Violence Risk Assessment in Women

Authors Vivienne de Vogel, Miriam Wijkman, Michiel de Vries Robbé
Published in Violent and Sexual Offenders: Assessment, Treatment and Management
Publication date 2018
Research groups Working with Mandated Clients
Type Book


Women and girls represent only a minority in the penitentiary system and in forensic mental health care. About 6%–10% of both prison and forensic psychiatric populations in Western countries comprise women (see for the most recent offi cial statistics in the UK w uk/government, in Canada w, and in the US w . However, there seems to be widespread agreement that in the past 20 years female offending has been on the rise, especially violent offending and particularly among young women ( Miller, Malone, and Dodge, 2010; M oretti, Catchpole, and Odgers, 2005) . Overall, a disproportionate growth of females entering the criminal justice system and forensic mental health care has been observed in many countries (for reviews, see Nicholls, Cruise, Greig, and Hinz, 2015; Odgers, Moretti, and Reppucci, 2005 ; Walmsley, 2015) . In addition, it should be noted that the ‘dark number’ for women is suggested to be bigger than for men. Offi cial prevalence rates of female offending might constitute an underestimation as women usually commit less reported offences, for example, domestic violence (N icholls, Greaves, Greig, and Moretti, 2015) . Furthermore, it has been found that – if apprehended – girls and women are treated more leniently by professionals and the criminal justice system. Generally, they receive lower prison sentences and are more often admitted to civil psychiatric institutions instead of receiving a prison sentence or mandatory forensic treatment after committing violence ( Javdani, Sadeh, and Verona, 2011 ; Jeffries, Fletcher, and Newbold, 2003 ). Hence, although female offenders compared to male offenders are a minority, female violence is a substantial problem that deserves more attention. Our understanding of female offenders is hindered by the general paucity of theoretical and empirical investigations of this population. In order to improve current treatment and assessment practices, our knowledge and understanding of female offenders should be enlarged and optimised (d e Vogel and Nicholls, 2016 ).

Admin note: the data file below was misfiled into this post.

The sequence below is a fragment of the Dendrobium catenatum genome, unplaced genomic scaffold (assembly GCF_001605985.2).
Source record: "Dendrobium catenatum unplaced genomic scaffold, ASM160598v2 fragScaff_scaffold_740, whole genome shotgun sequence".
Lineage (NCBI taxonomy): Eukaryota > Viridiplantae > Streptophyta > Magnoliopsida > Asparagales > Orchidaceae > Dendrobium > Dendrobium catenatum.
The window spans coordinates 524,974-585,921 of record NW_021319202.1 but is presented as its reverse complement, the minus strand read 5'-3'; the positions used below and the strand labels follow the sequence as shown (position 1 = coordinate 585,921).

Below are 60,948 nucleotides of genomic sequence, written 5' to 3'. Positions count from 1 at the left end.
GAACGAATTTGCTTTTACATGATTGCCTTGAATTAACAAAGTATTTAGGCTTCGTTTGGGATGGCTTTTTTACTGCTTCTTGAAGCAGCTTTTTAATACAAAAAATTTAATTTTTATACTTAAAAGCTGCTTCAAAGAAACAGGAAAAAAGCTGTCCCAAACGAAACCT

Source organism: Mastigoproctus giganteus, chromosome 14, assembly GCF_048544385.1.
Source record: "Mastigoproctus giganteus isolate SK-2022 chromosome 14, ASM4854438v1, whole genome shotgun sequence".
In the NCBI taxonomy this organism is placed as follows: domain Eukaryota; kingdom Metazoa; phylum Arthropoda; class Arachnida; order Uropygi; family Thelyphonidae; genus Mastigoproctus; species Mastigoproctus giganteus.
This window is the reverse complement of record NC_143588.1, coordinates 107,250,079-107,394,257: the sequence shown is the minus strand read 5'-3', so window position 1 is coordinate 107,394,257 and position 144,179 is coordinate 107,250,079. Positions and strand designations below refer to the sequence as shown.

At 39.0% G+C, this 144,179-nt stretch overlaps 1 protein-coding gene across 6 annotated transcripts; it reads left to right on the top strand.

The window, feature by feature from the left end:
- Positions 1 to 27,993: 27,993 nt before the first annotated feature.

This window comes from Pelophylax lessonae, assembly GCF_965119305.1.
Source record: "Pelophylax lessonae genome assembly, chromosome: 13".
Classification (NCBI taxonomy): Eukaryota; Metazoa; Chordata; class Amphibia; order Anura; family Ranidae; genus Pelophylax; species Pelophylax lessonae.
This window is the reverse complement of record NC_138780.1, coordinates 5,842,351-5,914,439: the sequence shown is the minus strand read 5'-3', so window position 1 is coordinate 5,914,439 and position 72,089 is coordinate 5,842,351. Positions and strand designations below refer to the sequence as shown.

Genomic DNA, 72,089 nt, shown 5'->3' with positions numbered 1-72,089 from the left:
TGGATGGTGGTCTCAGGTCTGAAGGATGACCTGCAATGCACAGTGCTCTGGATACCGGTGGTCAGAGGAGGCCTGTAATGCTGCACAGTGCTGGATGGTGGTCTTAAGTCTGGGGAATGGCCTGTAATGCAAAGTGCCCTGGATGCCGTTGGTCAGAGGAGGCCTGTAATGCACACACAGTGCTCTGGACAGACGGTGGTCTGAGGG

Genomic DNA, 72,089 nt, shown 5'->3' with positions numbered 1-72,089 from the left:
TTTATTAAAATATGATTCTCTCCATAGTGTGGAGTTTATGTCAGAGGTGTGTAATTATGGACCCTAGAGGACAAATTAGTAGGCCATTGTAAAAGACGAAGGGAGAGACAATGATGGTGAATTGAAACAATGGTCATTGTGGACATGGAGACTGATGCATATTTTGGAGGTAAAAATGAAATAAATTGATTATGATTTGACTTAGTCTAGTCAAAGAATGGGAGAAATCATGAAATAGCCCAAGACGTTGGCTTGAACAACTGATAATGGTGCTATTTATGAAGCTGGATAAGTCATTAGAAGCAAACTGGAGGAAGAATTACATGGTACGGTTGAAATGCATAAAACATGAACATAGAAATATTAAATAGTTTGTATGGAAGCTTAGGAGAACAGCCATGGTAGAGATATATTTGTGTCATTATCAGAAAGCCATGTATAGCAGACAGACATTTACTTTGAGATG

On this publication contributed

Language English
Published in Violent and Sexual Offenders: Assessment, Treatment and Management
Page range 182-200

Vivienne de Vogel

Vivienne de Vogel | Professor | Working with Mandated Clients

Vivienne de Vogel

  • Professor
  • Research group: Working with Mandated Clients